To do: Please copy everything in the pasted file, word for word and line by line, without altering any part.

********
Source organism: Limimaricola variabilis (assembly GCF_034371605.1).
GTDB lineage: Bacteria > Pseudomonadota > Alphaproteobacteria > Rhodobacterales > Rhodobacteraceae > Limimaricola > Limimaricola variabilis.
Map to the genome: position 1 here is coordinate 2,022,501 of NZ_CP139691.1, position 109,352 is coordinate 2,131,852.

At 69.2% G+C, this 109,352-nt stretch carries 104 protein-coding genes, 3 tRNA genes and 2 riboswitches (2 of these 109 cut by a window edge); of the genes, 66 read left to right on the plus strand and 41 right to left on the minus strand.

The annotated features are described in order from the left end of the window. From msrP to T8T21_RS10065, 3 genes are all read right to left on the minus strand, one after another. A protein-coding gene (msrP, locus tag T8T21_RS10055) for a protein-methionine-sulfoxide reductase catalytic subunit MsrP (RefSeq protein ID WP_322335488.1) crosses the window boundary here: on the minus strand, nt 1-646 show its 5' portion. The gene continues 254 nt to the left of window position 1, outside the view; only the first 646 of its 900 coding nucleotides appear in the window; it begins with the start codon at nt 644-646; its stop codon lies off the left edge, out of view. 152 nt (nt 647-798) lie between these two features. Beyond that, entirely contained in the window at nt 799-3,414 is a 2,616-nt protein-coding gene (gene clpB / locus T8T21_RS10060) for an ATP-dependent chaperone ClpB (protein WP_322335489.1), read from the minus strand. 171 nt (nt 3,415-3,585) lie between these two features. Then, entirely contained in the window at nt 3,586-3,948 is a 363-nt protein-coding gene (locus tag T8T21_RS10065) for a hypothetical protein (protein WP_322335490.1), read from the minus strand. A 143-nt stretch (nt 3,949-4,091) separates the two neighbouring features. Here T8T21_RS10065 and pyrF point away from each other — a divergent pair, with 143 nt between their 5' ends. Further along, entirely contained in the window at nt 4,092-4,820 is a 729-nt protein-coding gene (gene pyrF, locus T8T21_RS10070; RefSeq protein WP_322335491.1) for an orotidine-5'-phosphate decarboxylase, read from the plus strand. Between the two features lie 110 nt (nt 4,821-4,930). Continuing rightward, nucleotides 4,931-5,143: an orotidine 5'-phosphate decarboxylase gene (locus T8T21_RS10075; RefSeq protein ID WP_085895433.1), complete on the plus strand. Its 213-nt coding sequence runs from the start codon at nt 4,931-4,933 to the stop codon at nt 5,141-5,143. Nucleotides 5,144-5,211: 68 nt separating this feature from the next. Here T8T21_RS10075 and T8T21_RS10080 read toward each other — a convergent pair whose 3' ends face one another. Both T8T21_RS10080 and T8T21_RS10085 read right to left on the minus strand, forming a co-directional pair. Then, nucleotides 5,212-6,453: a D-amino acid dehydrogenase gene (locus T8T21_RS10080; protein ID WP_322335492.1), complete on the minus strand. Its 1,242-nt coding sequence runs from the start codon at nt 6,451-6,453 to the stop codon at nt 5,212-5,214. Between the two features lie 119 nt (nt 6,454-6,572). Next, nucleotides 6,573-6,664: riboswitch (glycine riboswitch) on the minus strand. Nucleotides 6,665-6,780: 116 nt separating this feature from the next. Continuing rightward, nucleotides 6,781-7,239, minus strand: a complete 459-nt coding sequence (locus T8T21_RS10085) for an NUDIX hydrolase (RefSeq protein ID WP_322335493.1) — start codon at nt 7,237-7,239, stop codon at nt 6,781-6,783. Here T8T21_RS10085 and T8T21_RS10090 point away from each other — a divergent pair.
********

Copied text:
Source organism: Limimaricola variabilis (assembly GCF_034371605.1).
GTDB lineage: Bacteria > Pseudomonadota > Alphaproteobacteria > Rhodobacterales > Rhodobacteraceae > Limimaricola > Limimaricola variabilis.
Map to the genome: position 1 here is coordinate 2,022,501 of NZ_CP139691.1, position 109,352 is coordinate 2,131,852.

At 69.2% G+C, this 109,352-nt stretch carries 104 protein-coding genes, 3 tRNA genes and 2 riboswitches (2 of these 109 cut by a window edge); of the genes, 66 read left to right on the plus strand and 41 right to left on the minus strand.

The annotated features are described in order from the left end of the window. From msrP to T8T21_RS10065, 3 genes are all read right to left on the minus strand, one after another. A protein-coding gene (msrP, locus tag T8T21_RS10055) for a protein-methionine-sulfoxide reductase catalytic subunit MsrP (RefSeq protein ID WP_322335488.1) crosses the window boundary here: on the minus strand, nt 1-646 show its 5' portion. The gene continues 254 nt to the left of window position 1, outside the view; only the first 646 of its 900 coding nucleotides appear in the window; it begins with the start codon at nt 644-646; its stop codon lies off the left edge, out of view. 152 nt (nt 647-798) lie between these two features. Beyond that, entirely contained in the window at nt 799-3,414 is a 2,616-nt protein-coding gene (gene clpB / locus T8T21_RS10060) for an ATP-dependent chaperone ClpB (protein WP_322335489.1), read from the minus strand. 171 nt (nt 3,415-3,585) lie between these two features. Then, entirely contained in the window at nt 3,586-3,948 is a 363-nt protein-coding gene (locus tag T8T21_RS10065) for a hypothetical protein (protein WP_322335490.1), read from the minus strand. A 143-nt stretch (nt 3,949-4,091) separates the two neighbouring features. Here T8T21_RS10065 and pyrF point away from each other — a divergent pair, with 143 nt between their 5' ends. Further along, entirely contained in the window at nt 4,092-4,820 is a 729-nt protein-coding gene (gene pyrF, locus T8T21_RS10070; RefSeq protein WP_322335491.1) for an orotidine-5'-phosphate decarboxylase, read from the plus strand. Between the two features lie 110 nt (nt 4,821-4,930). Continuing rightward, nucleotides 4,931-5,143: an orotidine 5'-phosphate decarboxylase gene (locus T8T21_RS10075; RefSeq protein ID WP_085895433.1), complete on the plus strand. Its 213-nt coding sequence runs from the start codon at nt 4,931-4,933 to the stop codon at nt 5,141-5,143. Nucleotides 5,144-5,211: 68 nt separating this feature from the next. Here T8T21_RS10075 and T8T21_RS10080 read toward each other — a convergent pair whose 3' ends face one another. Both T8T21_RS10080 and T8T21_RS10085 read right to left on the minus strand, forming a co-directional pair. Then, nucleotides 5,212-6,453: a D-amino acid dehydrogenase gene (locus T8T21_RS10080; protein ID WP_322335492.1), complete on the minus strand. Its 1,242-nt coding sequence runs from the start codon at nt 6,451-6,453 to the stop codon at nt 5,212-5,214. Between the two features lie 119 nt (nt 6,454-6,572). Next, nucleotides 6,573-6,664: riboswitch (glycine riboswitch) on the minus strand. Nucleotides 6,665-6,780: 116 nt separating this feature from the next. Continuing rightward, nucleotides 6,781-7,239, minus strand: a complete 459-nt coding sequence (locus T8T21_RS10085) for an NUDIX hydrolase (RefSeq protein ID WP_322335493.1) — start codon at nt 7,237-7,239, stop codon at nt 6,781-6,783. Here T8T21_RS10085 and T8T21_RS10090 point away from each other — a divergent pair.